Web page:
There is also La Concha del Espolón, one of the most common venues for concerts and where, during the festivities of San Mateo, which take place in September, the offering of the first grape juice of the year to the Virgin is made.
6. WINE CELLARS IN RUAVIEJA
The old quarter of Logroño is full of "calados", which is the name given in La Rioja to the cellars that used to be under the houses.
Some of them stand out for their great size, such as the 16th-century San Gregorio fretwork, which is 30 metres long and has a barrel vault. Another impressive feature is the openwork of the old palace of the Yanguas family, today the Centre of Culture of La Rioja. As a curiosity, a municipal ordinance from 1583 prohibited the passage of horseshoed carriages through the Ruavieja so as not to disturb the rest of the wines resting in the cellars.
Calle Ruavieja, under which there are many fretworks. Author: Termometroturistico.es
7. THE PARLIAMENT
On Calle Marqués de San Nicolás is the Parliament of La Rioja, which was formerly the old Convent of La Merced (the 17th century Baroque façade still remains) and the home of the Mercedarian order until the disentailment of Mendizábal in 1835. It was later a tobacco factory.
8. IMPERIAL CHURCH OF SANTA MARIA DE PALACIO
The next unmissable visit in Logroño is also on Calle Marqués de San Nicolás. This is the Imperial Church of Santa María de Palacio, whose oldest remains were built between the 12th and 13th centuries. The octagonal spire that crowns it is an element that characterises the skyline of Logroño.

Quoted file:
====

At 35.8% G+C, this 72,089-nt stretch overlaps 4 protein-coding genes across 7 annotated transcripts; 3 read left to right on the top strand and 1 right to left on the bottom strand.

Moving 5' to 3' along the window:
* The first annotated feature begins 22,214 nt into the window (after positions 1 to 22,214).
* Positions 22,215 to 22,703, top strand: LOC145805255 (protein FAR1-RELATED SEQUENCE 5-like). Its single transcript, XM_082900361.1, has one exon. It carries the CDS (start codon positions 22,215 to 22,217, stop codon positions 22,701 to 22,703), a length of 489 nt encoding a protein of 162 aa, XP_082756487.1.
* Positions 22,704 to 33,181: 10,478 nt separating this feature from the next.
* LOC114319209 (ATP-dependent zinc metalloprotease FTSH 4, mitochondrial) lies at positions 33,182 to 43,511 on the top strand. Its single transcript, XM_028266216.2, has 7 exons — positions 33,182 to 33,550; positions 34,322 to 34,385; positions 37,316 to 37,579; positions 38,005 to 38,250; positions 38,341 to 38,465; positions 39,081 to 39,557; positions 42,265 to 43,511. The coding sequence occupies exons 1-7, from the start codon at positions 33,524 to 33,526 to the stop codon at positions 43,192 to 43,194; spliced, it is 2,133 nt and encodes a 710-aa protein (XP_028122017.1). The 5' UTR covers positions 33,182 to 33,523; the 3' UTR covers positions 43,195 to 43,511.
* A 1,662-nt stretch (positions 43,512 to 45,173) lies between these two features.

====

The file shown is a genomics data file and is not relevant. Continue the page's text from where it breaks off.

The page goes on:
9. THE CHURCH OF SANTIAGO
The Church of Santiago is an obligatory stop for all pilgrims as Logroño is closely linked to the Pilgrim's Way to Santiago. Inside is the Virgen de la Esperanza, patron saint of the city, and the crypt of the condemned.
The church played a special role during the great siege of 1521 because the people of Logroño took refuge within its walls. Near this church is the Plaza de la Oca, called by the pilgrims themselves the game of the goose. It is an allegory of the French Pilgrim's Route to Santiago de Compostela, in which each of the stops on the Pilgrims' Route to Santiago de Compostela appears.
10. THE STONE BRIDGE
The stone bridge is one of the symbols of the city. In fact, the Logroño coat of arms features this bridge over the river Ebro with its three defence towers. It is also called the Bridge of San Juan de Ortega, in reference to the chapel that existed on its left bank (in honour of the saint who is traditionally believed to have built the original bridge).
11. THE IRON BRIDGE
Built by the company Maquinista Terrestre y Marítima de Barcelona, according to the project signed in July 1881 by the engineer Fermín Manso de Zúñiga, it was opened to the public in December 1882, although it was definitively completed in the middle of the following year. This project was supported at all times by the President of the Government Práxedes Mateo Sagasta.
Iron Bridge. Author: Larioja.org
12. VISIT TO THE WINERIES VIVANCO AND MUSEUM OF WINE CULTURE
Finally, we could not finish a route around Logroño without visiting some of its best-known wineries. Half an hour's drive from the capital of La Rioja is Vivanco (Carretera Nacional 232, 26330. Briones), a benchmark for wine in La Rioja.
Not to be missed is the Museum Vivanco of Wine Culture, which occupies a surface area of 4,000 square metres and includes 5 permanent exhibition rooms, a temporary exhibition room and, outside, the Garden of Bacchus, a collection of vines with more than 220 varieties from all over the world.
Logroño has many more charming spots, can you share them with us?